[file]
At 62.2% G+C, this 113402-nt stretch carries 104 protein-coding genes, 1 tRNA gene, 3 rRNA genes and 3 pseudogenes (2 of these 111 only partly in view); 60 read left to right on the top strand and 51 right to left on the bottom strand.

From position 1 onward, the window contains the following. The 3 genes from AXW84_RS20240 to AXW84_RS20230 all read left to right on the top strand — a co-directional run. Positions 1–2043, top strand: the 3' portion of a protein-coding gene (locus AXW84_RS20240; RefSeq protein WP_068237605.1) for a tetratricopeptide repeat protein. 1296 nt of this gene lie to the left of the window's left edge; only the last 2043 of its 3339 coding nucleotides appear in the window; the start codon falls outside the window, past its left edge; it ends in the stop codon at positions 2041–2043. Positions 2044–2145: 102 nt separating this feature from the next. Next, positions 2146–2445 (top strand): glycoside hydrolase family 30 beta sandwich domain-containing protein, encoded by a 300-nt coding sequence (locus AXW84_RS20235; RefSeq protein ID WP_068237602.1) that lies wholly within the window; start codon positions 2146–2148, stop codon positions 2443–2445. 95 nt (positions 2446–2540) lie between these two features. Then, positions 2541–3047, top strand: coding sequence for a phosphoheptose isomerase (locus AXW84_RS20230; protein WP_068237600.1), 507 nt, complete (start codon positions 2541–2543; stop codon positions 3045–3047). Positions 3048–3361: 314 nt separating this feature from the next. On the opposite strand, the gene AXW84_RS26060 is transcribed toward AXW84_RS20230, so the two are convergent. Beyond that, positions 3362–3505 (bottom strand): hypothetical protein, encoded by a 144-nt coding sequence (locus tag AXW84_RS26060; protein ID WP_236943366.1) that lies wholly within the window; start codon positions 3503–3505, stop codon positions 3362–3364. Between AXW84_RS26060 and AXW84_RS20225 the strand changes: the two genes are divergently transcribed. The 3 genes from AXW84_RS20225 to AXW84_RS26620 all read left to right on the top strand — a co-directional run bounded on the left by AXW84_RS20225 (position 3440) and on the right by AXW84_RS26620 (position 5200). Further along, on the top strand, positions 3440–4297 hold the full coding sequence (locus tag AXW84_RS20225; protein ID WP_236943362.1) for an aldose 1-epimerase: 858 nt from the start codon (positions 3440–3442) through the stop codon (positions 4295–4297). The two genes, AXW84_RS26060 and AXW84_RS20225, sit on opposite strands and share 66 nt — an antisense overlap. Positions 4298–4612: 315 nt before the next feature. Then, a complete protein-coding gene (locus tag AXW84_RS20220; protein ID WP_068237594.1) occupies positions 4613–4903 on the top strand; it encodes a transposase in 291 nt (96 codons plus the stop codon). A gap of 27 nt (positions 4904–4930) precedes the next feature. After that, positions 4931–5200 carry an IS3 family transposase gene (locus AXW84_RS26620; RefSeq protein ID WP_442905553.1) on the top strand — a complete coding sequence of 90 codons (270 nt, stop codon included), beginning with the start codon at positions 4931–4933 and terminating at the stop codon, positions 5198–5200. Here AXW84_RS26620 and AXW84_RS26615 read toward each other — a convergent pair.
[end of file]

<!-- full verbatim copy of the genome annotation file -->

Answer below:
At 62.2% G+C, this 113402-nt stretch carries 104 protein-coding genes, 1 tRNA gene, 3 rRNA genes and 3 pseudogenes (2 of these 111 only partly in view); 60 read left to right on the top strand and 51 right to left on the bottom strand.

From position 1 onward, the window contains the following. The 3 genes from AXW84_RS20240 to AXW84_RS20230 all read left to right on the top strand — a co-directional run. Positions 1–2043, top strand: the 3' portion of a protein-coding gene (locus AXW84_RS20240; RefSeq protein WP_068237605.1) for a tetratricopeptide repeat protein. 1296 nt of this gene lie to the left of the window's left edge; only the last 2043 of its 3339 coding nucleotides appear in the window; the start codon falls outside the window, past its left edge; it ends in the stop codon at positions 2041–2043. Positions 2044–2145: 102 nt separating this feature from the next. Next, positions 2146–2445 (top strand): glycoside hydrolase family 30 beta sandwich domain-containing protein, encoded by a 300-nt coding sequence (locus AXW84_RS20235; RefSeq protein ID WP_068237602.1) that lies wholly within the window; start codon positions 2146–2148, stop codon positions 2443–2445. 95 nt (positions 2446–2540) lie between these two features. Then, positions 2541–3047, top strand: coding sequence for a phosphoheptose isomerase (locus AXW84_RS20230; protein WP_068237600.1), 507 nt, complete (start codon positions 2541–2543; stop codon positions 3045–3047). Positions 3048–3361: 314 nt separating this feature from the next. On the opposite strand, the gene AXW84_RS26060 is transcribed toward AXW84_RS20230, so the two are convergent. Beyond that, positions 3362–3505 (bottom strand): hypothetical protein, encoded by a 144-nt coding sequence (locus tag AXW84_RS26060; protein ID WP_236943366.1) that lies wholly within the window; start codon positions 3503–3505, stop codon positions 3362–3364. Between AXW84_RS26060 and AXW84_RS20225 the strand changes: the two genes are divergently transcribed. The 3 genes from AXW84_RS20225 to AXW84_RS26620 all read left to right on the top strand — a co-directional run bounded on the left by AXW84_RS20225 (position 3440) and on the right by AXW84_RS26620 (position 5200). Further along, on the top strand, positions 3440–4297 hold the full coding sequence (locus tag AXW84_RS20225; protein ID WP_236943362.1) for an aldose 1-epimerase: 858 nt from the start codon (positions 3440–3442) through the stop codon (positions 4295–4297). The two genes, AXW84_RS26060 and AXW84_RS20225, sit on opposite strands and share 66 nt — an antisense overlap. Positions 4298–4612: 315 nt before the next feature. Then, a complete protein-coding gene (locus tag AXW84_RS20220; protein ID WP_068237594.1) occupies positions 4613–4903 on the top strand; it encodes a transposase in 291 nt (96 codons plus the stop codon). A gap of 27 nt (positions 4904–4930) precedes the next feature. After that, positions 4931–5200 carry an IS3 family transposase gene (locus AXW84_RS26620; RefSeq protein ID WP_442905553.1) on the top strand — a complete coding sequence of 90 codons (270 nt, stop codon included), beginning with the start codon at positions 4931–4933 and terminating at the stop codon, positions 5198–5200. Here AXW84_RS26620 and AXW84_RS26615 read toward each other — a convergent pair.